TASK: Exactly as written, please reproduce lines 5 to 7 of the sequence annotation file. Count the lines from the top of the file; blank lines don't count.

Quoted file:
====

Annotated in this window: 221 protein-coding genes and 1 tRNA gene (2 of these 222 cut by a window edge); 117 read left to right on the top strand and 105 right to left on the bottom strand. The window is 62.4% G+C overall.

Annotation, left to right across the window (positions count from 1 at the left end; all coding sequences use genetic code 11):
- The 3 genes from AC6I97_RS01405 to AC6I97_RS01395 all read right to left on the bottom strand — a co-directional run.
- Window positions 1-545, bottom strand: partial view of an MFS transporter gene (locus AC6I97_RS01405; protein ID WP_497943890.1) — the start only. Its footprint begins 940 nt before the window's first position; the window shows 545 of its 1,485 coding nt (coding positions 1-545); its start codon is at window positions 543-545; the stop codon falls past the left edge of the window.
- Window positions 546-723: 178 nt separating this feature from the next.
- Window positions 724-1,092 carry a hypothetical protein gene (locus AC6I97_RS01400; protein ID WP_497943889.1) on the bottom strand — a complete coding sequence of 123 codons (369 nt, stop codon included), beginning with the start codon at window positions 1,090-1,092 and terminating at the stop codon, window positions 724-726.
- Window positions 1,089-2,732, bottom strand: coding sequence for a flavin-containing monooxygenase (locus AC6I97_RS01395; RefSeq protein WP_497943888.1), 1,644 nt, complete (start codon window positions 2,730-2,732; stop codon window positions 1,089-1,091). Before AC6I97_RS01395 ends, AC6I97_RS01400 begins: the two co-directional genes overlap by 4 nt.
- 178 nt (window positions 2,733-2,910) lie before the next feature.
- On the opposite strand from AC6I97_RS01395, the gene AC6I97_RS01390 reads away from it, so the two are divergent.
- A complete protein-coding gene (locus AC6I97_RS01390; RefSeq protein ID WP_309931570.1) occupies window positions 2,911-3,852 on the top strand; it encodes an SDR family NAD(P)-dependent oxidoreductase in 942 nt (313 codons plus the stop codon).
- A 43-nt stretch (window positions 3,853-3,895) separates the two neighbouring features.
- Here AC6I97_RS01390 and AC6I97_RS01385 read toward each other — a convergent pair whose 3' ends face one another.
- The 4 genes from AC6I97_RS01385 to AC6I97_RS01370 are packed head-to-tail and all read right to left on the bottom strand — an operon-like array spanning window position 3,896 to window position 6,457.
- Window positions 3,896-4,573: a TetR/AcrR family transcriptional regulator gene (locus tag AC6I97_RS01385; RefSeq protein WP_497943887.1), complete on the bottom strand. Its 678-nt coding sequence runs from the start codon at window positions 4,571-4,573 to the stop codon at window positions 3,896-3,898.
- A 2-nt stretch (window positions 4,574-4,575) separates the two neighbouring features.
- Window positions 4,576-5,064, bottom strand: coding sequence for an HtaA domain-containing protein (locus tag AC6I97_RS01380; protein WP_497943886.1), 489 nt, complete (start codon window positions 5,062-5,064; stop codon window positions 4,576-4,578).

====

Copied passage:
- Window positions 546-723: 178 nt separating this feature from the next.
- Window positions 724-1,092 carry a hypothetical protein gene (locus AC6I97_RS01400; protein ID WP_497943889.1) on the bottom strand — a complete coding sequence of 123 codons (369 nt, stop codon included), beginning with the start codon at window positions 1,090-1,092 and terminating at the stop codon, window positions 724-726.
- Window positions 1,089-2,732, bottom strand: coding sequence for a flavin-containing monooxygenase (locus AC6I97_RS01395; RefSeq protein WP_497943888.1), 1,644 nt, complete (start codon window positions 2,730-2,732; stop codon window positions 1,089-1,091). Before AC6I97_RS01395 ends, AC6I97_RS01400 begins: the two co-directional genes overlap by 4 nt.